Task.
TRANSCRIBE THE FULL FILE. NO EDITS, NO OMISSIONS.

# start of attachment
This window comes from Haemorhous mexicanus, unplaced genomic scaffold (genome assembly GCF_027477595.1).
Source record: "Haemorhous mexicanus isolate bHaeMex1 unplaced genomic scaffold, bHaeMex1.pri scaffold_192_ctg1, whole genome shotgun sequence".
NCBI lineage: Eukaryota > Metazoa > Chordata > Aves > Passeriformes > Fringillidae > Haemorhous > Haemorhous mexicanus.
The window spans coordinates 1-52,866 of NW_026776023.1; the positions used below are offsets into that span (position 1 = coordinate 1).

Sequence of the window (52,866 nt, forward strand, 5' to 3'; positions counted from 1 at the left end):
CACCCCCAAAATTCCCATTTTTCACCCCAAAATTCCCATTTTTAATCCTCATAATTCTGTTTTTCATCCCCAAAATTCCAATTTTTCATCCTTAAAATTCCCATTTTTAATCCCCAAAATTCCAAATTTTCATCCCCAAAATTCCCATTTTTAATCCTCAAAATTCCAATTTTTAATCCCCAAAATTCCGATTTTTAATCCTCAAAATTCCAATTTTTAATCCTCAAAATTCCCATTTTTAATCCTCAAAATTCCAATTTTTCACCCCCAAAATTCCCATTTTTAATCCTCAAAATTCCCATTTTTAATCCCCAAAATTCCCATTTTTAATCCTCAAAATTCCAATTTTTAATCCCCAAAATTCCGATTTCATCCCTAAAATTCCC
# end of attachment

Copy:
This window comes from Haemorhous mexicanus, unplaced genomic scaffold (genome assembly GCF_027477595.1).
Source record: "Haemorhous mexicanus isolate bHaeMex1 unplaced genomic scaffold, bHaeMex1.pri scaffold_192_ctg1, whole genome shotgun sequence".
NCBI lineage: Eukaryota > Metazoa > Chordata > Aves > Passeriformes > Fringillidae > Haemorhous > Haemorhous mexicanus.
The window spans coordinates 1-52,866 of NW_026776023.1; the positions used below are offsets into that span (position 1 = coordinate 1).

Sequence of the window (52,866 nt, forward strand, 5' to 3'; positions counted from 1 at the left end):
CACCCCCAAAATTCCCATTTTTCACCCCAAAATTCCCATTTTTAATCCTCATAATTCTGTTTTTCATCCCCAAAATTCCAATTTTTCATCCTTAAAATTCCCATTTTTAATCCCCAAAATTCCAAATTTTCATCCCCAAAATTCCCATTTTTAATCCTCAAAATTCCAATTTTTAATCCCCAAAATTCCGATTTTTAATCCTCAAAATTCCAATTTTTAATCCTCAAAATTCCCATTTTTAATCCTCAAAATTCCAATTTTTCACCCCCAAAATTCCCATTTTTAATCCTCAAAATTCCCATTTTTAATCCCCAAAATTCCCATTTTTAATCCTCAAAATTCCAATTTTTAATCCCCAAAATTCCGATTTCATCCCTAAAATTCCC